James M. Cox

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Ohio governor James Middleton Cox was born on March 31, 1870, in Butler County, Ohio. His parents were Gilbert and Eliza Cox. Cox spent his childhood on his parents farm. After attending the public schools, Cox briefly became a teacher. Soon he decided to become a journalist instead. Over time, Cox gained a name for himself in journalism. He eventually owned and edited newspapers in Ohio, including the Dayton Daily News and the Springfield News, as well as papers in Florida and Georgia.

Cox, a Democrat, first entered politics in 1908, when he successfully ran for a seat in the U.S. House of Representatives. Cox served two consecutive terms in Congress, from 1909 to 1913, before being elected governor of Ohio. Although Cox was a member of the Democratic Party, he was very supportive of many Progressive reforms. This commitment to reform contributed to his success in the gubernatorial election.

Cox had a very successful record as governor. He was able to work with the state legislature to enact a number of important Progressive reforms. It was during Cox's first term as governor (1913-1915) that Ohio formally adopted direct primaries, initiative and referendum. Cox's administration oversaw reforms within the state court system, the civil service, and the budget and tax processes. The state passed laws that dealt with municipal home rule, workmen's compensation, educational reform, and prison reform, among numerous other issues.

Despite the progress Cox made in Ohio during his term, he was unsuccessful in gaining reelection in 1914. Instead, Republican candidate Frank B. Willis became the state's next governor. Cox ran again in 1916 and was successful this time. He also gained reelection in 1918, becoming the first Ohio governor to serve three full terms in office.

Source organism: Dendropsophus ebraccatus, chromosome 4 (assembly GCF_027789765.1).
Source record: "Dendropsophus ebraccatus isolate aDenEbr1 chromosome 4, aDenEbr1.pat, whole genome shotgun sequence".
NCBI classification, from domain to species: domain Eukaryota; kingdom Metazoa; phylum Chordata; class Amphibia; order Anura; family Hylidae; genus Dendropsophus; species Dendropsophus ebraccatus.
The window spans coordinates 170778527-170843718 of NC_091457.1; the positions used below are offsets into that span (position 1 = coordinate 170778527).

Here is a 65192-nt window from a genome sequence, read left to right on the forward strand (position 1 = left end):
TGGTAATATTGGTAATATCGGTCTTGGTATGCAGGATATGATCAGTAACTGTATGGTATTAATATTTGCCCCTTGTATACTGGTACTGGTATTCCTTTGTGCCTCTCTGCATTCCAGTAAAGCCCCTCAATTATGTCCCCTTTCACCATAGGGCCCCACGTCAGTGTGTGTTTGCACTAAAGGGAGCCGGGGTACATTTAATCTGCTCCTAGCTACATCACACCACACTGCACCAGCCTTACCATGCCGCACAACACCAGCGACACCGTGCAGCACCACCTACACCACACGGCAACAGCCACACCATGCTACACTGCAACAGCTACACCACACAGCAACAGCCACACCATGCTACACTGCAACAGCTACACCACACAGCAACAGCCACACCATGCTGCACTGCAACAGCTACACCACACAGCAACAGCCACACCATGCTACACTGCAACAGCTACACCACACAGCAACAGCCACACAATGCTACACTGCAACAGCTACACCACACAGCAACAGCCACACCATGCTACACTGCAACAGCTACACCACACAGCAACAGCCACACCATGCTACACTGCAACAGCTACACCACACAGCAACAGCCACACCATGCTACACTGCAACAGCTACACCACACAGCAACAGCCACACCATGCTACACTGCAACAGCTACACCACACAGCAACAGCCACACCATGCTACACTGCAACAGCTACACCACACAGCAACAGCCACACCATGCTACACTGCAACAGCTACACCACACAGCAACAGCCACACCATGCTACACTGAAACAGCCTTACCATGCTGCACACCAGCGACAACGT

Cox faced new challenges after election to his second term in office. He continued to work for Progressive reforms, but he also had to mobilize Ohio to support the American war effort during World War I. The governor worked particularly hard to keep labor disputes from disrupting war production in the state during the war. Cox also helped to build patriotism and support for the war effort, including supporting a law that banned the teaching of the German language in Ohio schools. The Ake Law, as it was known, was very popular at the time, as Ohioans wanted to do all that they could to be patriotic, but the Supreme Court later declared it unconstitutional.

His prominence within the Democratic Party in Ohio thrust Cox into the national political arena in 1920. His party chose him as their presidential candidate and chose Franklin D. Roosevelt as his vice presidential running mate. Cox's campaign was ultimately unsuccessful, and fellow Ohioan Warren G. Harding was elected president instead.

When Cox's third term as governor ended in 1921, he retired from politics. Cox focused his attention on his newspapers, both in Ohio and in the South. Cox briefly returned to public service in 1933, when President Franklin D. Roosevelt appointed him to the American delegation to a world economic conference. Cox published his memoirs, which he titled Journey Through My Years, in 1946.

Cox died in Dayton, Ohio, on July 15, 1957.

See Also

References

  1. Cayton, Andrew. Ohio: The History of a People. Columbus: The Ohio State University Press, 2002.
  2. The Governors of Ohio. Columbus: The Ohio Historical Society, 1954 
  3. Hofstadter, Richard. The Age of Reform: From Bryan to F.D.R. New York, NY: Vintage Books, 1960.  
  4. Hofstadter, Richard. The Progressive Movement, 1900-1915. Englewood Cliffs, NJ: Prentice-Hall, 1963.  
  5. McGerr, Michael. A Fierce Discontent: The Rise and Fall of the Progressive Movement in America, 1870-1920. New York, NY: Free Press, 2003.